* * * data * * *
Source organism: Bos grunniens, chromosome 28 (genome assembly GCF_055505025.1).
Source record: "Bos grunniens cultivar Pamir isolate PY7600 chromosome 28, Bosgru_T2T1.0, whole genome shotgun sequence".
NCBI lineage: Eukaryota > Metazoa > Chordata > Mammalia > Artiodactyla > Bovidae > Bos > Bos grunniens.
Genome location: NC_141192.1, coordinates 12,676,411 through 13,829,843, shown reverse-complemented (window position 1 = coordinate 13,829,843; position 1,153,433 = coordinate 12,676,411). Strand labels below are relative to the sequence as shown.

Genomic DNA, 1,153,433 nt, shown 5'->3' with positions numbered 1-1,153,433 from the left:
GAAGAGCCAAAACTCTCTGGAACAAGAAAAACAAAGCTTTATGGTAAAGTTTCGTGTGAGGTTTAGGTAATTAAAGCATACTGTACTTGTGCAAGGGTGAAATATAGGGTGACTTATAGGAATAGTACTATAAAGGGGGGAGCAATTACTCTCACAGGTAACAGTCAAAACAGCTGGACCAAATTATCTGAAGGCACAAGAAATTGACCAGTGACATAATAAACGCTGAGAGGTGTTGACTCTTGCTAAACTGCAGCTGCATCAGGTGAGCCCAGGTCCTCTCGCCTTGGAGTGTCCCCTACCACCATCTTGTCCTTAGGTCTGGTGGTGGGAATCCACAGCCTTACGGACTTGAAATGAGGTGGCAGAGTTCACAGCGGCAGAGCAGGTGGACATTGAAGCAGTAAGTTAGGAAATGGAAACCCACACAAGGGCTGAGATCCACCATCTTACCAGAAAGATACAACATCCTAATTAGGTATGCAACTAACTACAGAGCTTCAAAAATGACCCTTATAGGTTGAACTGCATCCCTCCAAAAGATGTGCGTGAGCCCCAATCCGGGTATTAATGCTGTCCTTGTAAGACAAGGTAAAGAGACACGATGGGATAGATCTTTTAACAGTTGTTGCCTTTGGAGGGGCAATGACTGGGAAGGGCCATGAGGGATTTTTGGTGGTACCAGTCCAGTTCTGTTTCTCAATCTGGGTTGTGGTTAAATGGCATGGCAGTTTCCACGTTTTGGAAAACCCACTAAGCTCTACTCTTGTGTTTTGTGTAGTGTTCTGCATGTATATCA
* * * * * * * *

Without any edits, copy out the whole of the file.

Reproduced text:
Source organism: Bos grunniens, chromosome 28 (genome assembly GCF_055505025.1).
Source record: "Bos grunniens cultivar Pamir isolate PY7600 chromosome 28, Bosgru_T2T1.0, whole genome shotgun sequence".
NCBI lineage: Eukaryota > Metazoa > Chordata > Mammalia > Artiodactyla > Bovidae > Bos > Bos grunniens.
Genome location: NC_141192.1, coordinates 12,676,411 through 13,829,843, shown reverse-complemented (window position 1 = coordinate 13,829,843; position 1,153,433 = coordinate 12,676,411). Strand labels below are relative to the sequence as shown.

Genomic DNA, 1,153,433 nt, shown 5'->3' with positions numbered 1-1,153,433 from the left:
GAAGAGCCAAAACTCTCTGGAACAAGAAAAACAAAGCTTTATGGTAAAGTTTCGTGTGAGGTTTAGGTAATTAAAGCATACTGTACTTGTGCAAGGGTGAAATATAGGGTGACTTATAGGAATAGTACTATAAAGGGGGGAGCAATTACTCTCACAGGTAACAGTCAAAACAGCTGGACCAAATTATCTGAAGGCACAAGAAATTGACCAGTGACATAATAAACGCTGAGAGGTGTTGACTCTTGCTAAACTGCAGCTGCATCAGGTGAGCCCAGGTCCTCTCGCCTTGGAGTGTCCCCTACCACCATCTTGTCCTTAGGTCTGGTGGTGGGAATCCACAGCCTTACGGACTTGAAATGAGGTGGCAGAGTTCACAGCGGCAGAGCAGGTGGACATTGAAGCAGTAAGTTAGGAAATGGAAACCCACACAAGGGCTGAGATCCACCATCTTACCAGAAAGATACAACATCCTAATTAGGTATGCAACTAACTACAGAGCTTCAAAAATGACCCTTATAGGTTGAACTGCATCCCTCCAAAAGATGTGCGTGAGCCCCAATCCGGGTATTAATGCTGTCCTTGTAAGACAAGGTAAAGAGACACGATGGGATAGATCTTTTAACAGTTGTTGCCTTTGGAGGGGCAATGACTGGGAAGGGCCATGAGGGATTTTTGGTGGTACCAGTCCAGTTCTGTTTCTCAATCTGGGTTGTGGTTAAATGGCATGGCAGTTTCCACGTTTTGGAAAACCCACTAAGCTCTACTCTTGTGTTTTGTGTAGTGTTCTGCATGTATATCA